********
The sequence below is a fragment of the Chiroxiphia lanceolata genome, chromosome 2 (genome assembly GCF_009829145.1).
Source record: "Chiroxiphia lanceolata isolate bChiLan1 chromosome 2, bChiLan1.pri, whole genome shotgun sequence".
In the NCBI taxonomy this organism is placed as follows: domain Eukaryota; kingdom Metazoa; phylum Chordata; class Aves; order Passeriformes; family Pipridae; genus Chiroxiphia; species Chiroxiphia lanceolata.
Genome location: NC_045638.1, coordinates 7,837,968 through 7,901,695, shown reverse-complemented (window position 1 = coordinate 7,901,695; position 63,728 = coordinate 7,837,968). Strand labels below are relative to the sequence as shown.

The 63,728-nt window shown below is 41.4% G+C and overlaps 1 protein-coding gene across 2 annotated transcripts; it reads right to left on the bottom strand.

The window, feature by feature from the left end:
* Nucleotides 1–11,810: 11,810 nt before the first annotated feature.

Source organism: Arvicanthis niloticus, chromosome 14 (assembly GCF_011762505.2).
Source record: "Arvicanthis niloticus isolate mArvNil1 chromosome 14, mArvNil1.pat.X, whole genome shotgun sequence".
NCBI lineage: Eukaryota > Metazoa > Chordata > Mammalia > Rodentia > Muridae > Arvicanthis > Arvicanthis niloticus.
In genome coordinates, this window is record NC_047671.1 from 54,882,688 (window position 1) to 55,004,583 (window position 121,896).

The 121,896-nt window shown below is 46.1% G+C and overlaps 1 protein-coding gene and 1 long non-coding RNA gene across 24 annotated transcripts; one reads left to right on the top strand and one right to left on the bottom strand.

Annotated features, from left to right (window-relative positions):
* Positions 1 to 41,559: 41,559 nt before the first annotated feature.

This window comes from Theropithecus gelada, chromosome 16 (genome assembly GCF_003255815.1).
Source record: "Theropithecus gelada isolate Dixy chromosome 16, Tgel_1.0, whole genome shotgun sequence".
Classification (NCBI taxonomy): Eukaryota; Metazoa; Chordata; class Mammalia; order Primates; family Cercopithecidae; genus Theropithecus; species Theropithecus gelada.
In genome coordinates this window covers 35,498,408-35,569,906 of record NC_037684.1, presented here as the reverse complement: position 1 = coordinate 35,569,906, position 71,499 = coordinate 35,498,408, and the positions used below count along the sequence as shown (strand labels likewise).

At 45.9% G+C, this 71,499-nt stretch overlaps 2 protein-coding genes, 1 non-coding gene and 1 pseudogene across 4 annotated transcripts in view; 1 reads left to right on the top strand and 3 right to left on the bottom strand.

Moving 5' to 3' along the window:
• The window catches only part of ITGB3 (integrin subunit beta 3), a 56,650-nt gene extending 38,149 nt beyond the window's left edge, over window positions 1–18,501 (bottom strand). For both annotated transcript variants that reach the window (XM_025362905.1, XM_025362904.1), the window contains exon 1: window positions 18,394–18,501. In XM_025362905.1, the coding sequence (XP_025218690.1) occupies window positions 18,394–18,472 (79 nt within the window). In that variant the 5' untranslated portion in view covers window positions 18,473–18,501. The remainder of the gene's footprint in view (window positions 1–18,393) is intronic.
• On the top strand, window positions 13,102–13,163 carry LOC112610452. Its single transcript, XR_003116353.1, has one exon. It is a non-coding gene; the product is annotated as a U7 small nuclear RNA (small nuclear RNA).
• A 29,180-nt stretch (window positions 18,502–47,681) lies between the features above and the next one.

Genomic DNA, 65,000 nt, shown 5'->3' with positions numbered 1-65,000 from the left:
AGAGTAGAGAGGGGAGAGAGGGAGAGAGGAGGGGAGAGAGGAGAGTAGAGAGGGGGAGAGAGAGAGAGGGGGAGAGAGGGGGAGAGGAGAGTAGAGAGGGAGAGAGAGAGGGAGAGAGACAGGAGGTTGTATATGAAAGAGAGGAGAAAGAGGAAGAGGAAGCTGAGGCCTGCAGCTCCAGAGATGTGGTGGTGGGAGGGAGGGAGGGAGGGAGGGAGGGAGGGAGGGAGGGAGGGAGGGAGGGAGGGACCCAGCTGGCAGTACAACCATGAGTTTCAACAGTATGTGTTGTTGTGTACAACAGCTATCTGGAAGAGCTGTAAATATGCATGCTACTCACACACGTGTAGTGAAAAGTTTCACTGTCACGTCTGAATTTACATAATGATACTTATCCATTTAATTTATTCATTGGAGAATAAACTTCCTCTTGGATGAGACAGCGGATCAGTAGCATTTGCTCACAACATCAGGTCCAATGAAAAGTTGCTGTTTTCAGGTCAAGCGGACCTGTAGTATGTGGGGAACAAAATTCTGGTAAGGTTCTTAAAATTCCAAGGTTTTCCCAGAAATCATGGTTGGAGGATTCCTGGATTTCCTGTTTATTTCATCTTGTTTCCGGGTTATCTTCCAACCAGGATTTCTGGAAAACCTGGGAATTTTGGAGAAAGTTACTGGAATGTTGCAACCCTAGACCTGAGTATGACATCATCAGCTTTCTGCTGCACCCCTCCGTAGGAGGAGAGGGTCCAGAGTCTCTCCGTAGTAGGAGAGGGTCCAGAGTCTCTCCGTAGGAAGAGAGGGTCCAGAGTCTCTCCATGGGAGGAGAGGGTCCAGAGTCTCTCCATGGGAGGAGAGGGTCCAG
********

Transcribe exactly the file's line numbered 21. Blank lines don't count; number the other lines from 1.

• The window catches only part of ITGB3 (integrin subunit beta 3), a 56,650-nt gene extending 38,149 nt beyond the window's left edge, over window positions 1–18,501 (bottom strand). For both annotated transcript variants that reach the window (XM_025362905.1, XM_025362904.1), the window contains exon 1: window positions 18,394–18,501. In XM_025362905.1, the coding sequence (XP_025218690.1) occupies window positions 18,394–18,472 (79 nt within the window). In that variant the 5' untranslated portion in view covers window positions 18,473–18,501. The remainder of the gene's footprint in view (window positions 1–18,393) is intronic.